Another surprising benefit showed up at the opening reception for “Farm to Fork” on Friday. I had 8 paintings in the show, and rather than talk to patrons about each one individually, I could easily generalize about the series. That led to deeper conversations about individual paintings, as the clients could then ask more specific questions. The conversation then led to a sale.
If I had not felt comfortable talking about the paintings as a series, I might have launched right into talking about the particular painting the patron was interested, something I sometimes find a bit pushy. Instead, we ended up having a stimulating exchange of ideas that generated even more excitement and enthusiasm. She bought the painting before the end of the evening.
The series continues to surprise me, and new ideas occur to me regularly. I can’t wait to get back to it.
Stay tuned: my next post will relate ideas for finding a rewarding series of your own! Don’t miss it! Subscribe to get automatic email updates with the feedburner box up in the right corner of this page! And join the conversation…. What benefits have you found in working in a series? Leave a comment 🙂
Fascinating, Ruth. As one who also works in a series (several of them, in fact), I applaud your process and your way of thinking. I might even try your method of starting with a word or phrase because I find myself struggling to come up with suitable titles for my paintings, and I think starting with a title might being a creative kick in the pants for me. Thanks for this post!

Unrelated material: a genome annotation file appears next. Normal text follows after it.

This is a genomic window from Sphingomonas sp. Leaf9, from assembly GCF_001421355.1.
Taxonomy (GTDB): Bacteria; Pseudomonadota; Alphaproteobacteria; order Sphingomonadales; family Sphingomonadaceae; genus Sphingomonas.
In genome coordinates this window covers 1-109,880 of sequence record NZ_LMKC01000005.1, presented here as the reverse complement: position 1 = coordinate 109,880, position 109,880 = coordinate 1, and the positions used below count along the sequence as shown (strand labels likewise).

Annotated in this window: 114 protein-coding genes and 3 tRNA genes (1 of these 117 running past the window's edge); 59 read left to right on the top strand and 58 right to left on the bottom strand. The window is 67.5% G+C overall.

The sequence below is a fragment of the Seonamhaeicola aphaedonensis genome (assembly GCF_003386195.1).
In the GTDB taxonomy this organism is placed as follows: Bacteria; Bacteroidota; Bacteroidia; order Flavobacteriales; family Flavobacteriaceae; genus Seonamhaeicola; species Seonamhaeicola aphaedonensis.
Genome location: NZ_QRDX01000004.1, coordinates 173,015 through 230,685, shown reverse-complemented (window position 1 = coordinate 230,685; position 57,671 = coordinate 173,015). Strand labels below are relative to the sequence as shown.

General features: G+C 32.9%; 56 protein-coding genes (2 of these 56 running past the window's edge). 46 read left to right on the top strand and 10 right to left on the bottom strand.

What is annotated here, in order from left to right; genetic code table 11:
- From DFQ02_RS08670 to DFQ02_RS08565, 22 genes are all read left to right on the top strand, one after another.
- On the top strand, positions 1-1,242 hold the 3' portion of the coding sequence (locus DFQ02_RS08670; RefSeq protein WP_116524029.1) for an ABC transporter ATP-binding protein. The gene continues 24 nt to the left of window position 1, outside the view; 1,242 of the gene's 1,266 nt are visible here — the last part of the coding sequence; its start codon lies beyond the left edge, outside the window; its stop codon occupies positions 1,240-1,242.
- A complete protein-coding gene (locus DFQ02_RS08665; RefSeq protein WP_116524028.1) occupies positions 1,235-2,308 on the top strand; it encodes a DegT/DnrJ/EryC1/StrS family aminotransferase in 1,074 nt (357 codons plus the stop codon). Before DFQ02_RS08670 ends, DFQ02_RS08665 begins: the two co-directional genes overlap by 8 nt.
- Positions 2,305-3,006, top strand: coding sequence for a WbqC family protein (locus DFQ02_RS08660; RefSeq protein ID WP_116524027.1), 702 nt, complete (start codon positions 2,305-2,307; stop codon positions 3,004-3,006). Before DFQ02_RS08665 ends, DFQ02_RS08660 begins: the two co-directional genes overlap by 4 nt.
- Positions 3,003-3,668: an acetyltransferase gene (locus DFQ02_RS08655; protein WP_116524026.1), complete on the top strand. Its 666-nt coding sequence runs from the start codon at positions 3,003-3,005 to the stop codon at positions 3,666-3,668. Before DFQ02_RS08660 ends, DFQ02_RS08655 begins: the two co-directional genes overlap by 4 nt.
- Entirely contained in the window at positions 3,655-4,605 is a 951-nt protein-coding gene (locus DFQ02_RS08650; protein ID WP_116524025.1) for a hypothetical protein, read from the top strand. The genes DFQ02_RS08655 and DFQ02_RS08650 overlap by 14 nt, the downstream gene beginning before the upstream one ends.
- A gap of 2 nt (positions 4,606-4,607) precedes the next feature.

Thanks Liz! I look forward to seeing your results 🙂
Although I had seen photos of each of these paintings, Ruth, seeing them in chronological order while looking for change and idea development was insightful. This series of works is personally important in a way that resonates with the viewer. These aren’t simply paintings of ordinary landscapes; they tell a story of your life, your experiences and that elevates the work beyond the mundane. Thanks for sharing this insight. And BTW, I love the flower triptych.
Oh, thank you so much, Jo! I thought it might be interesting to view them chronologically 🙂
Good stuff Ruth. Robert Burridge challenged me to a series and I am loving the growth that is happening in the process. He challenged me to do a 100 but I’m so inspired I know I’ll keep going! I’m at 84 and can’t imagine an end yet. 🙂
Thanks Anji… I look forward to seeing your series!
The four reasons for a series really resonated with me, especially as I look back on the Journey series (technique!! and my venture into the non-representational). Desert series is a combination of emotional response as well as investigating the subject.
Ruth, thanks for showing/discussing the development of your fabulous “Down on the Farm” series. I love this series and was inspired by it several years ago to try to capture my boyhood home in a painting/series. But my effort was so literal and unemotional that I eventually set it aside. Seeing that you began with a fairly literal aerial view and later moved on to abstraction, I may give it another try.
Thanks Hal! I hope it inspires you to try again – Many times it takes me quite a few failures to figure out what I’m really after with a series 🙂
Wow! Wow! Wow!
Ruth, revealing your insight, intuition and practical application has lifted us up to higher level. Thank you for sharing for sharing what you have learned with this series.
Thank you Linda! I’ve been enjoying watching your series evolve too 🙂
I have been following the “down on the farm” series all along, but I didn’t realize the progression in the work until this blog post. Very cool to see how an artist changes perspective.